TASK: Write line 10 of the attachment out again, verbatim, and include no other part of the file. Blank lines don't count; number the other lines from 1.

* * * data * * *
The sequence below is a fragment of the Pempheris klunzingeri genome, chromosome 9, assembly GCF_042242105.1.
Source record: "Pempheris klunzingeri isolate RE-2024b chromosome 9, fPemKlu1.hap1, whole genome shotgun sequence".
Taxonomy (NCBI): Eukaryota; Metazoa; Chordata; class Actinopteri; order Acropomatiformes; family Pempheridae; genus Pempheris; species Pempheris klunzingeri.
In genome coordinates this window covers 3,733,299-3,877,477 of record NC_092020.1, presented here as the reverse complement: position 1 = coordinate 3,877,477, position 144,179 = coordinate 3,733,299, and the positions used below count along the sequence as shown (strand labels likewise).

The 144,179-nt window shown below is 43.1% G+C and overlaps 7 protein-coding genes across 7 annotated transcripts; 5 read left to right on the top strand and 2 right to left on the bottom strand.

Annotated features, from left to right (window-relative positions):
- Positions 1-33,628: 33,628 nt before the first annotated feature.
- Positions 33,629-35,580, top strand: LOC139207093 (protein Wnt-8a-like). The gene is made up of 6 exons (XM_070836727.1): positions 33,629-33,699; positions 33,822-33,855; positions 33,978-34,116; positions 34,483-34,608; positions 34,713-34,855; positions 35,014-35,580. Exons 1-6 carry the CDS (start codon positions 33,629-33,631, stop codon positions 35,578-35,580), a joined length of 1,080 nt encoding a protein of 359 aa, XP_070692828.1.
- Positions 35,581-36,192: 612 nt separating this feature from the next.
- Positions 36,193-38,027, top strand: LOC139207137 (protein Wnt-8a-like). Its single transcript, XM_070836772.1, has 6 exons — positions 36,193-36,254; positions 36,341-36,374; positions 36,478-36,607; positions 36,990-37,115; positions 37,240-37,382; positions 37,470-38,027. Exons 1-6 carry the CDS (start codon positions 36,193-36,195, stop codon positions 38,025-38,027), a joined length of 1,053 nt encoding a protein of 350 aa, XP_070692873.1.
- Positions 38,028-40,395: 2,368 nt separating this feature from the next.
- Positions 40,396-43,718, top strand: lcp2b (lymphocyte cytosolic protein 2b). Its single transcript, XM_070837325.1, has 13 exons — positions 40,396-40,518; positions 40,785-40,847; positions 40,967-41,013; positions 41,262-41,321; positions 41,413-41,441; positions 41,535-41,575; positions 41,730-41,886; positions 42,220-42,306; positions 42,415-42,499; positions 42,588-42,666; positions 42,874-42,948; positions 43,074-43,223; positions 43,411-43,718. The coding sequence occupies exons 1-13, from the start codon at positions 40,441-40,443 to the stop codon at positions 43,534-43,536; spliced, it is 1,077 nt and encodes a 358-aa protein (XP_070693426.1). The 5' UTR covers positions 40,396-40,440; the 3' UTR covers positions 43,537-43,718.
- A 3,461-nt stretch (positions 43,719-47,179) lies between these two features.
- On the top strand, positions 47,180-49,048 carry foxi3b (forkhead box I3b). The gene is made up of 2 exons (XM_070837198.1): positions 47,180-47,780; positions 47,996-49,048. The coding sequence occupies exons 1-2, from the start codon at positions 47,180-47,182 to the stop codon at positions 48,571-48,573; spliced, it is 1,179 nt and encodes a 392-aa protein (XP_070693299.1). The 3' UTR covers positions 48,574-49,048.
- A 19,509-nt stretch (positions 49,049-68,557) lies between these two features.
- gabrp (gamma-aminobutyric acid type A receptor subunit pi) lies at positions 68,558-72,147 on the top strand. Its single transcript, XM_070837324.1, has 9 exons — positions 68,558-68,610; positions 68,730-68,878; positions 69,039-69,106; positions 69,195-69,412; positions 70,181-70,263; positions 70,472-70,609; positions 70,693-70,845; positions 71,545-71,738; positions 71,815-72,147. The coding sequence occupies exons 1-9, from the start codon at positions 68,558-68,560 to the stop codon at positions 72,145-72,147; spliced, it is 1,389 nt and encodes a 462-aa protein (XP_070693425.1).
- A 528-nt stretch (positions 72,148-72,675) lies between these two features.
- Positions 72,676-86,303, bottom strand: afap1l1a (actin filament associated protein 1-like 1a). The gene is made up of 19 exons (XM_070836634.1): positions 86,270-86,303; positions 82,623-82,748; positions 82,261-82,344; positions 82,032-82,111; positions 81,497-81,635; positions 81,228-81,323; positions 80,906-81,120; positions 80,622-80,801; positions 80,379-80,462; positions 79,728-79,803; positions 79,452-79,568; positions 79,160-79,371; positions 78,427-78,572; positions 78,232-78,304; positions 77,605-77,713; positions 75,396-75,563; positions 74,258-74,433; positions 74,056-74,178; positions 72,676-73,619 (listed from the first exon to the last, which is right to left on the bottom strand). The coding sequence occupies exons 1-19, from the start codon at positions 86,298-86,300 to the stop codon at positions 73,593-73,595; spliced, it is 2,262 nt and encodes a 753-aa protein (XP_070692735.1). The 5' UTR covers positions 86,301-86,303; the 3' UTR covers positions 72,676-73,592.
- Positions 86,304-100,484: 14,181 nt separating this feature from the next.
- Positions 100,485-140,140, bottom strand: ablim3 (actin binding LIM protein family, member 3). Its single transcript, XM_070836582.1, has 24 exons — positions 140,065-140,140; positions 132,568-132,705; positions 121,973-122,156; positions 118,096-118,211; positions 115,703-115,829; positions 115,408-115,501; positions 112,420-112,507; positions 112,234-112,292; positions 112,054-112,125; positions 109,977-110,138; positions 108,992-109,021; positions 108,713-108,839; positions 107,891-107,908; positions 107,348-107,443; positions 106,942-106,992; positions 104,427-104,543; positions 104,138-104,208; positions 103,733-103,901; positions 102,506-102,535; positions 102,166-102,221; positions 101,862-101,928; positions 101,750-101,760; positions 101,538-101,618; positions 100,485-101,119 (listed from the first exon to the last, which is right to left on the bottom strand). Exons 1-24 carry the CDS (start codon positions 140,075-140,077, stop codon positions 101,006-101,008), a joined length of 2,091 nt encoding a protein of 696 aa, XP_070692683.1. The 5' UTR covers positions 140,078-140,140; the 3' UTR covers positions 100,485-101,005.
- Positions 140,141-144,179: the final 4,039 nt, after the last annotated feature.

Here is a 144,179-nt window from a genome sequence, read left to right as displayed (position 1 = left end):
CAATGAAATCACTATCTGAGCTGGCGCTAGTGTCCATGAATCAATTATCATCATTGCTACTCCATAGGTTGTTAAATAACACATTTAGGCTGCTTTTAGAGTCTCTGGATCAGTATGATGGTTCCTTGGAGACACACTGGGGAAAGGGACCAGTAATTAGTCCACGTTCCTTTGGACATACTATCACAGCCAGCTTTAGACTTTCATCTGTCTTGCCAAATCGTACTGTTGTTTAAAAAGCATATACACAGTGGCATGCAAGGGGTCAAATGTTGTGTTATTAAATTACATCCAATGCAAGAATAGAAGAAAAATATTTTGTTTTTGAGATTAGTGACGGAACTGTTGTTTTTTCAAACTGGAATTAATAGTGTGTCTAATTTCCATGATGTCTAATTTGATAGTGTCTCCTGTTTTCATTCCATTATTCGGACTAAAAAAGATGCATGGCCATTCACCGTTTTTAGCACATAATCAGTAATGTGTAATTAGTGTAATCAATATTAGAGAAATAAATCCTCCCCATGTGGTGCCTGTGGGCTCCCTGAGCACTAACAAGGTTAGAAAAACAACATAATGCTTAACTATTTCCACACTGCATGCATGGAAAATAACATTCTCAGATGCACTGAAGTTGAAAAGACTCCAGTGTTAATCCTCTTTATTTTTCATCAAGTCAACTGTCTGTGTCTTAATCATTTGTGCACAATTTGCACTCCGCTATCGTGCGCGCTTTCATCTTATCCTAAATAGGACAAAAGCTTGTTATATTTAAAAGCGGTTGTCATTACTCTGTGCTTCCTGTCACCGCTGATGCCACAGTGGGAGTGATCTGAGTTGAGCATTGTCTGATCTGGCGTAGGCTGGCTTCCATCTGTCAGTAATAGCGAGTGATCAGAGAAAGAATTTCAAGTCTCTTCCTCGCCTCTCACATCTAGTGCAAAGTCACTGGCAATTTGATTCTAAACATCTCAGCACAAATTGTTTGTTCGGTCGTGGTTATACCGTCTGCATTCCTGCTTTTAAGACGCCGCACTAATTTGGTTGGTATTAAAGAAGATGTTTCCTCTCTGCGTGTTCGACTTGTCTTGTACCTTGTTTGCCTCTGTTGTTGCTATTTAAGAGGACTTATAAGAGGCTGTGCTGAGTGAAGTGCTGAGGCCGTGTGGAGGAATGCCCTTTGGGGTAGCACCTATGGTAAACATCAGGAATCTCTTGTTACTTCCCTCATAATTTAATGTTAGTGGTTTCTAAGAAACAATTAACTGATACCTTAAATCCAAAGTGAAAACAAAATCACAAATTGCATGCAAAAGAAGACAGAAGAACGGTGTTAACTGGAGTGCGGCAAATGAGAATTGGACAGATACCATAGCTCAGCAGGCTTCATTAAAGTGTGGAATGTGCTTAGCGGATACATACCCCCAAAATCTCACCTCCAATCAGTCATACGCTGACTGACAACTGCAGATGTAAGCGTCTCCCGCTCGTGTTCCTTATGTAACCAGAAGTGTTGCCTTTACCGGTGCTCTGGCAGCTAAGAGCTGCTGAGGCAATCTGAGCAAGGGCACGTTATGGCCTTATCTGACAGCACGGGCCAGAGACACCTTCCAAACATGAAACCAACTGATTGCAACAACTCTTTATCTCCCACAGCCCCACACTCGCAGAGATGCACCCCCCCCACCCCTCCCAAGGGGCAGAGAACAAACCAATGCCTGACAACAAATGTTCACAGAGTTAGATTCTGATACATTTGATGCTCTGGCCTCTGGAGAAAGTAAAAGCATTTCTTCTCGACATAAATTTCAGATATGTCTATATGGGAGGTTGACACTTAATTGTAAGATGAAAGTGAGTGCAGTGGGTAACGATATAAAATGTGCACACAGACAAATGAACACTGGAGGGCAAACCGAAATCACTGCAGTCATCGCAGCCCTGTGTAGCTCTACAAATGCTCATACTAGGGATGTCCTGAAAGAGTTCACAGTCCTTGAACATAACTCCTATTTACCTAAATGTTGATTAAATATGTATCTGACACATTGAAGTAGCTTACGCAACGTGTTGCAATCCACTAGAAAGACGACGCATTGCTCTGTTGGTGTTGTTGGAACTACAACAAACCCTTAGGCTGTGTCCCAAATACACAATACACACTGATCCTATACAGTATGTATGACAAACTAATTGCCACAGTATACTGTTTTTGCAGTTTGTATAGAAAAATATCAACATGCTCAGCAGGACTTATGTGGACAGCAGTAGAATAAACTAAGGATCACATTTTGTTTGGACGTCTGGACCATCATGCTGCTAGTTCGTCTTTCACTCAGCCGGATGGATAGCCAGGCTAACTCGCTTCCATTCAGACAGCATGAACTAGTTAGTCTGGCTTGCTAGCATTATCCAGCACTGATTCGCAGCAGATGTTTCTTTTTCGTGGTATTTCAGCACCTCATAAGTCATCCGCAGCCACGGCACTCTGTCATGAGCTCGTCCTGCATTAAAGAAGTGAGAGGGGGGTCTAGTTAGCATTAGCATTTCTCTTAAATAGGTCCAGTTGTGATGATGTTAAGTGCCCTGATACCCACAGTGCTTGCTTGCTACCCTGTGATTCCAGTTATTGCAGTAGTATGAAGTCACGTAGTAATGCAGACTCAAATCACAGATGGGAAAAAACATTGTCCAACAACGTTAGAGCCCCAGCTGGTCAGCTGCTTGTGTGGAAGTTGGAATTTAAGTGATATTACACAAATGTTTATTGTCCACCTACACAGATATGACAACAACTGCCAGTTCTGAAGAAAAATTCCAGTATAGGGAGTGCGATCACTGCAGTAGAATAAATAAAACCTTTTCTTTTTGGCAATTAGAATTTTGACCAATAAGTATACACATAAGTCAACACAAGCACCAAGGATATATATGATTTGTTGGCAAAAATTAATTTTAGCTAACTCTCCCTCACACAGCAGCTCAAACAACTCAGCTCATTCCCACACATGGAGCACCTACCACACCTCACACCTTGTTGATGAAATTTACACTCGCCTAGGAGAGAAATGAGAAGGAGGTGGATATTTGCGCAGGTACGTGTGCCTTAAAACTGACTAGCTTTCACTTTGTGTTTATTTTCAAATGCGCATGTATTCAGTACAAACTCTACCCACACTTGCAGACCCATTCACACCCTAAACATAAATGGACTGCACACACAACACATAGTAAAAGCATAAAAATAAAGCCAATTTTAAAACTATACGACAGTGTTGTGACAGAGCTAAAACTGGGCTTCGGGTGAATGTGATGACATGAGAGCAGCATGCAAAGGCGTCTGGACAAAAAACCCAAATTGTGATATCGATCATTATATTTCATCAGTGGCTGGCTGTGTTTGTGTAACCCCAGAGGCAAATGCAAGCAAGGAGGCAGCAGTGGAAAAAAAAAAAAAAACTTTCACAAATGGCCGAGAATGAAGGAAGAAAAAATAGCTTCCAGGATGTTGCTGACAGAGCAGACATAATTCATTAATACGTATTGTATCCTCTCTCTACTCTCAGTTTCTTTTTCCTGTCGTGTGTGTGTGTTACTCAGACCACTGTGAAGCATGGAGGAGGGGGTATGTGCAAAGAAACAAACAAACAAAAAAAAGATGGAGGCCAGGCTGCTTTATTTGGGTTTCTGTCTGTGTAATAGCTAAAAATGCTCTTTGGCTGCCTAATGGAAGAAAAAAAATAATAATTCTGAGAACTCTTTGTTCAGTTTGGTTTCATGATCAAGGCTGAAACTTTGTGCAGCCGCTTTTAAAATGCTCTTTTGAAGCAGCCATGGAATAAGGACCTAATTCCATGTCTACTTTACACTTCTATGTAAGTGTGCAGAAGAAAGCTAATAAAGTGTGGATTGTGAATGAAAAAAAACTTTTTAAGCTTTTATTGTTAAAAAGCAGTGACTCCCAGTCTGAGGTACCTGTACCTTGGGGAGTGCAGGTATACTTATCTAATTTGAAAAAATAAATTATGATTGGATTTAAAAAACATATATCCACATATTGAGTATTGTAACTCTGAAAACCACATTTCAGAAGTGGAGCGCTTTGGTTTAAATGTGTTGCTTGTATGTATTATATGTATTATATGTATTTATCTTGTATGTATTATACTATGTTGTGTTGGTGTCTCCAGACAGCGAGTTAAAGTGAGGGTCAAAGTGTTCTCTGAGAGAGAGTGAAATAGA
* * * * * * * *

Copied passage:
- Positions 36,193-38,027, top strand: LOC139207137 (protein Wnt-8a-like). Its single transcript, XM_070836772.1, has 6 exons — positions 36,193-36,254; positions 36,341-36,374; positions 36,478-36,607; positions 36,990-37,115; positions 37,240-37,382; positions 37,470-38,027. Exons 1-6 carry the CDS (start codon positions 36,193-36,195, stop codon positions 38,025-38,027), a joined length of 1,053 nt encoding a protein of 350 aa, XP_070692873.1.